Advice On Being A Personal Trainer For Stroke Patients

Advice on Being a Personal Trainer for Stroke Patients

When acting as a personal trainer for stroke patients, you will need to adapt their bespoke workout programme to suit their medical needs. 

A PT for stroke patients must develop a deeper understanding of the condition, and how exactly it affects their clients’ mobility and ability to exercise.

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What You Need To Know Before Becoming a Personal Trainer for Stroke Patients

Personal trainers who wish to work with these patients should be aware that there are two types of strokes, both of which affect the brain in different ways. The medical definition of these conditions are:

  • Ischaemic Strokes - This is the more common of the two, occurring when a clot cuts off the brain’s blood and oxygen supply. This happens when arteries are narrowed, or blocked by fatty plaques. 
  • Haemorrhagic Strokes - Whilst less common, this occurs when a blood vessel in the skull bursts and bleeds into the brain. This variation commonly occurs in patients with high blood pressure, which causes arteries in the brain to weaken increasing the risk of ruptures.

When working alongside patients who have suffered from a stroke as a PT, you should be aware that no two clients will be the same. This is because the effects of strokes can range from mild to severe, depending on which part(s) of the brain is affected. 

In mild cases, patients may suffer from prolonged facial drooping or a slurred speech pattern, and severe cases may see individuals struggling to speak, walk, or show visible signs of emotion.

In these severe instances, a stroke will kill around 2 billion of the brain’s 100 billion neurons. This leaves only 98% of the brain functioning correctly, which is the factor that could trigger issues with mobility.

Whilst this damage is obviously severe, medical experts believe that the brain can essentially heal itself through a process called neuroplasticity, which refers to thoughts, exercises and neural-pathway rerouting. 

For example, if the brain’s damaged left hemisphere shuts down mobility in the right leg, neuroplasticity training can help to improve the strength and mobility. 

How Can You Help Stroke Patients As A Personal Trainer?

A personal trainer for stroke patients will create a bespoke workout programme that seeks to act as a form of recovery, increasing the client’s ability to function independently.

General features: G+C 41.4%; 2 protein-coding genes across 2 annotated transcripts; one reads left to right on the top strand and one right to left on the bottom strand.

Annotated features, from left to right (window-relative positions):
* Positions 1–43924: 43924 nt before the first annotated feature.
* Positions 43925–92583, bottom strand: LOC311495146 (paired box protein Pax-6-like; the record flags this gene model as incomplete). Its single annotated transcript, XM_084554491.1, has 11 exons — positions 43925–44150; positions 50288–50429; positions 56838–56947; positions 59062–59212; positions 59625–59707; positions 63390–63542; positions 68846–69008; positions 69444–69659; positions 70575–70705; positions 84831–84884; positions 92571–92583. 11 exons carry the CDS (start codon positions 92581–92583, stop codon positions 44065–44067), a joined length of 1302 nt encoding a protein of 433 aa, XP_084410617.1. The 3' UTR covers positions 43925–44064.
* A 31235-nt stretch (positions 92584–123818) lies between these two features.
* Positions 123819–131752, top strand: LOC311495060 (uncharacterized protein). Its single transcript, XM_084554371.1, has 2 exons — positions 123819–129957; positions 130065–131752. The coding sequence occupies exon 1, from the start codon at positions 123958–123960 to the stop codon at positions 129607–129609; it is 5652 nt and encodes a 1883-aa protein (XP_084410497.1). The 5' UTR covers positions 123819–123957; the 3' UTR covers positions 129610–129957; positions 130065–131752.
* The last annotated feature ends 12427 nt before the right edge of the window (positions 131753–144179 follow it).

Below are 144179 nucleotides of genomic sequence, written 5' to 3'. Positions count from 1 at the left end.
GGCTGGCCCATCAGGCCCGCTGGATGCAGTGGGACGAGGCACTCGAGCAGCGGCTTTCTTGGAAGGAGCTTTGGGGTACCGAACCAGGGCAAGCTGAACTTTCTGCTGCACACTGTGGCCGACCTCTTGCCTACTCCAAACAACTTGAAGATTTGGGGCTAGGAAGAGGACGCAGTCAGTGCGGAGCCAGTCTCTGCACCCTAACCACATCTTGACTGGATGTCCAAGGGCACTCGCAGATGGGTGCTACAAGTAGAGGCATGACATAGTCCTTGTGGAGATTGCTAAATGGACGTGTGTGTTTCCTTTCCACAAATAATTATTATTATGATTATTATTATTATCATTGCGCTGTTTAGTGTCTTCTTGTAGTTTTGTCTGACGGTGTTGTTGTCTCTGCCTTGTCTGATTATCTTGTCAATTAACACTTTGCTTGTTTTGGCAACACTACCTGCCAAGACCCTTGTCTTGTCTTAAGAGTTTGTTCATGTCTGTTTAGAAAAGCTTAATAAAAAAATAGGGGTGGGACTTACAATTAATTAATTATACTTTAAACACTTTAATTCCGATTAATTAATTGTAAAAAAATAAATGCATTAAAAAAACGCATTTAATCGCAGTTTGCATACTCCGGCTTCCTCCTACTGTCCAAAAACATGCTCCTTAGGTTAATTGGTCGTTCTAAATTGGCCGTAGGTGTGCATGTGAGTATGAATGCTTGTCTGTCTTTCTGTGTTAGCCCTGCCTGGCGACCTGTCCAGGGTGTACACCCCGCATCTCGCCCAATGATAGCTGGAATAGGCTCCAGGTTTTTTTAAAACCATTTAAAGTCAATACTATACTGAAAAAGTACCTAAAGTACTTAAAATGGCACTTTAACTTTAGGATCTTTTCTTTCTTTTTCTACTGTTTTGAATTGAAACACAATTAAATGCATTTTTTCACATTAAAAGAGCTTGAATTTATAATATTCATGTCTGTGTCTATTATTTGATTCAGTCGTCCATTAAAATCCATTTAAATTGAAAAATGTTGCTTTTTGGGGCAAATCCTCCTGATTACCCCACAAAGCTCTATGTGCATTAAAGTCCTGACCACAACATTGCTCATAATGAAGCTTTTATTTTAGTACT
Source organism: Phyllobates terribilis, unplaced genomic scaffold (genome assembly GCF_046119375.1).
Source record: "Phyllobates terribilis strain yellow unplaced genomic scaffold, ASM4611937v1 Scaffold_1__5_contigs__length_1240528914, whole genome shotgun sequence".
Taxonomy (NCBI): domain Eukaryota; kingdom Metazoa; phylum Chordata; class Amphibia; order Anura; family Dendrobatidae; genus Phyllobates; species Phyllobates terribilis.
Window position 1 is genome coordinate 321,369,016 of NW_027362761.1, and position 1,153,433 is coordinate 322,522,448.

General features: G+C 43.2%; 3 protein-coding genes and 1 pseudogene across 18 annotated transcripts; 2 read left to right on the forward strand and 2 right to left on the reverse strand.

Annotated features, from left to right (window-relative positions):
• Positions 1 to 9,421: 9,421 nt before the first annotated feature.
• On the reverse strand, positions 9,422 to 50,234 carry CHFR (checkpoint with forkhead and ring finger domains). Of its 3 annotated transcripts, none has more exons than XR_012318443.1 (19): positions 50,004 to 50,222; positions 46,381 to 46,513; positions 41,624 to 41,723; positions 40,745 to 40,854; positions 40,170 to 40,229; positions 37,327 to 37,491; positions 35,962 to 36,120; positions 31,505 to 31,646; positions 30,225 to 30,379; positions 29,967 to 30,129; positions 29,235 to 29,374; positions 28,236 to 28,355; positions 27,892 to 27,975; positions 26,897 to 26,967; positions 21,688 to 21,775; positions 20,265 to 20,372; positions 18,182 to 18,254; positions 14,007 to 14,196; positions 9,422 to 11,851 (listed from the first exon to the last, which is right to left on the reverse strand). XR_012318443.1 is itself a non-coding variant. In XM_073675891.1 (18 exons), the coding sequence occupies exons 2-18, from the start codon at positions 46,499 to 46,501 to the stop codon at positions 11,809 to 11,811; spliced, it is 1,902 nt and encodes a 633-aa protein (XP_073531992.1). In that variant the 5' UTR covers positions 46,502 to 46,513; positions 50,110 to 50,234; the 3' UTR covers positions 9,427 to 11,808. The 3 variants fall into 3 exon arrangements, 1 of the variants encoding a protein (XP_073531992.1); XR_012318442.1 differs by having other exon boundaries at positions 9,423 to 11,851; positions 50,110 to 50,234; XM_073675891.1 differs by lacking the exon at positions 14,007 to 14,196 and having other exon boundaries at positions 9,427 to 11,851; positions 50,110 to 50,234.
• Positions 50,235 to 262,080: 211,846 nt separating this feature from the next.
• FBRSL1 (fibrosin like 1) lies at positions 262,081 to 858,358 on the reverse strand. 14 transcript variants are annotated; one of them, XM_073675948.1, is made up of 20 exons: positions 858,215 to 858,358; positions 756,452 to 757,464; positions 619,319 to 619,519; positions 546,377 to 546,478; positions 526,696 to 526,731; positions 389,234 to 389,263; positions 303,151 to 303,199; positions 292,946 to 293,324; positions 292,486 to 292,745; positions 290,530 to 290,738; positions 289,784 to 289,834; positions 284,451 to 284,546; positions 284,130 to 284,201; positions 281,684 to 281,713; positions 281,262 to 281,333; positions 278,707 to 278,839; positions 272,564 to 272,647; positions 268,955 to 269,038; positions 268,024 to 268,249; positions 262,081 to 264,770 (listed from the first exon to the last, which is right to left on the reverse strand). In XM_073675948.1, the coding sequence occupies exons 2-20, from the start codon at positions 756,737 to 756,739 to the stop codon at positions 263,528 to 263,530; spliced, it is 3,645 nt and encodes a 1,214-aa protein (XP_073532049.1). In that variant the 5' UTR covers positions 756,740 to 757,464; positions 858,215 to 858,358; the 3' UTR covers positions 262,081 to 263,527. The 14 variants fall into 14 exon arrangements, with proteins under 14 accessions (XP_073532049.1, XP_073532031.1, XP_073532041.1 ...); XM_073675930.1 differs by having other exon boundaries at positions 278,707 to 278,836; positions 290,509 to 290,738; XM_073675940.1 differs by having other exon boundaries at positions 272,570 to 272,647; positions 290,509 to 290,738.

Research conducted in 2014 discovered that physical exercise can act as a form of neuroplasticity. Findings suggested that patients who worked out 3 times per week, for a total of 12-weeks, significantly enhanced their brain’s ability to learn new skills and retain information.

But this is merely one example of how stroke pts can benefit the lives of their clients. Bespoke training programmes have also shown to benefit a client’s physical health by:

  • Speeding up their recovery process
  • Helping to regain bodily strength 
  • Increase overall endurance levels 
  • Improving walking speed
  • Preventing the recurrence of another stroke

PT exercises for stroke patients are also known to have several mental health benefits too, including: 

  • Reduced risk of depression 
  • Improved sense of worth due to the release of endorphins 
  • Relieving general feelings of stress 

Therefore, whilst you may not be able to offer medical treatment to stroke patients, you can provide them with a service that will benefit the quality of their lives in the long run. 


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6 Tips For Effectively Training A Client Recovering From A Stroke

Before you can provide this unique form of treatment, there are a number of things you must be made aware of as a personal trainer for stroke patients.

By following each of the tips provided in this section, you’ll be able to create an effective programme to benefit the patient's recovery.

#1 - A Stroke PT Must Know The Symptoms & Warning Signs Of A Stroke

When working as a stroke PT, you will still need to know the signs and symptoms associated with the condition. This is due to the fact that once a patient has suffered an initial stroke, they are more likely to suffer from another in their lifetime. 

In a report, the NHS provided the following stats:

Therefore, as a PT for stroke patients, knowing the signs and symptoms associated with the condition can allow you to act fast, and even save your clients’ lives. 

If you notice any of the following signs of stroke, call 999 immediately:

  • Sudden trouble seeing in one or both eyes
  • Sudden confusion, difficulty speaking, or difficulty understanding others’ speech
  • Sudden numbness or weakness in the arm, face, or leg; especially on one side of the body
  • Sudden severe headache without a cause
  • Sudden trouble walking, lack of coordination, or dizziness

These symptoms are the same in first-time stroke victims and those patients in recovery. 

If you notice any of these symptoms occurring during your sessions together, follow the NHS’ advice and follow the F.A.S.T acronym: